• Guest

      Troll

    • PoliticallyIncorrectMD

      How is doctor bashing working for you so far?

      • openyourmind

        If my sole intent were to doctor bash – I suppose it is working well. But as to my deeper objective: after two days, you are still obsessed with responding to my posts who no one is responding to. So babble on and say what you will. I made it through. I’m officially in your head. Thanks.

        • PoliticallyIncorrectMD

          Oh, no…thank you! I actually enjoy exposing ignoramuses like you, who troll forum sites commenting on things they don’t understand deliberately trying to piss people off just to attract attention to their miserable self.

        • buzzkillerjsmith

          Ah, so open your mind refers to you opening our minds, getting inside ,and then messin’ with stuff. Very slippery of you. I like it.

      • LIS92

        I thought the original post reiterated most of the other posts on the PCMH. I don’t want a team either…Does that mean I am doctor bashing? I thought the post was more medical team bashing. Does this mean you agree with the AAFP?

        • PoliticallyIncorrectMD

          I did not say YOU were doctor bashing. And I do not agree with AAFP.

          The person I was referring to is using this forum to lash out at physicians any time they can, commonly without even understanding the topic of discussion. Look up their other comments and hopefully you’ll see the pattern.

          • LIS92

            I have seen comments…sometimes I feel exactly the same. It seems to me lots of these posts are system bashing…not doctor bashing…like the one above.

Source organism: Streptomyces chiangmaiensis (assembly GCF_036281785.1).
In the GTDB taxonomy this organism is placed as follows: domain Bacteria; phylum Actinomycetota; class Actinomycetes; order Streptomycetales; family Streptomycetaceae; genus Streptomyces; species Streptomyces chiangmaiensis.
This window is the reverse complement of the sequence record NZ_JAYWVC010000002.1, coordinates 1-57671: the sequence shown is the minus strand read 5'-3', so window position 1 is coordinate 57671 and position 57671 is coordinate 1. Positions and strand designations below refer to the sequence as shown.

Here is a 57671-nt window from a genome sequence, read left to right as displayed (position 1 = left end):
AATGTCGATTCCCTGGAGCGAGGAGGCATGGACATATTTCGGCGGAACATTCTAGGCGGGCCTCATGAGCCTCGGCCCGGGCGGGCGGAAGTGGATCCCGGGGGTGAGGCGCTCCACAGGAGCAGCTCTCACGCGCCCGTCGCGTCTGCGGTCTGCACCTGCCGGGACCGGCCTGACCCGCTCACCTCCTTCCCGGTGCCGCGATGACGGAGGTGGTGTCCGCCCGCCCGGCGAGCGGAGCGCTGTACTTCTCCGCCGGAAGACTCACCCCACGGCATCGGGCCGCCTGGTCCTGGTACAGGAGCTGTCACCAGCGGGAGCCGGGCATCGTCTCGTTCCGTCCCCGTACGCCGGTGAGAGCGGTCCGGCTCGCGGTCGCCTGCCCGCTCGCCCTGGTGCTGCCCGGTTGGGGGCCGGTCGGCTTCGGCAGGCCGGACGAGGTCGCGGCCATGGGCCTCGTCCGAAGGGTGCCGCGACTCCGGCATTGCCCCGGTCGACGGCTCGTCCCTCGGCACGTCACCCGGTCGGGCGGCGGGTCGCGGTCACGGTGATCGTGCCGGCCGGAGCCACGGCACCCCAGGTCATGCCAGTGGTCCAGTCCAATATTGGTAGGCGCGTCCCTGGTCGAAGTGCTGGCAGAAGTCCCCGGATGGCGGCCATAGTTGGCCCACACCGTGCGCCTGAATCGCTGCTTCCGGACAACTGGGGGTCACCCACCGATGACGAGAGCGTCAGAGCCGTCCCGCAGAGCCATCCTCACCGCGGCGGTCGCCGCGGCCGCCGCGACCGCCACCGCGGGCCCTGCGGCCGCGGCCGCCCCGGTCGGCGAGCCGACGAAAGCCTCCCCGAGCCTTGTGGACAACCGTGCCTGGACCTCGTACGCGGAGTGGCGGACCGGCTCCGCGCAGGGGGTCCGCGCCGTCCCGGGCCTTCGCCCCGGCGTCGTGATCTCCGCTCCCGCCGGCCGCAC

There are lots of doctors who vent and engage in patient bashing…why aren’t you hassling them.

  • buzzkillerjsmith

    This guy, our fearless leader, is giving us the usual pablum, exactly what we could have predicted he would write. Perhaps his career path will bring him to pinnacle of medical propaganda, the AMA. Good work if you can get it.

    Family medicine is in a downward spiral and probably will not pull out of it, at least not soon. Sure, there will a some hard-cores and dinosaurs, and it might even turn out that the numbers will stabilize at some level. But the idea that we’ll have enough family and general internal medicine docs to give people “access, quality, and affordability” doesn’t make a whole lot of sense to interested and analytical observers. And NPs and PAs know what time it is. and they’re heading for the exits. More than half of PAs now go into subspecialties as do close to half of NPs.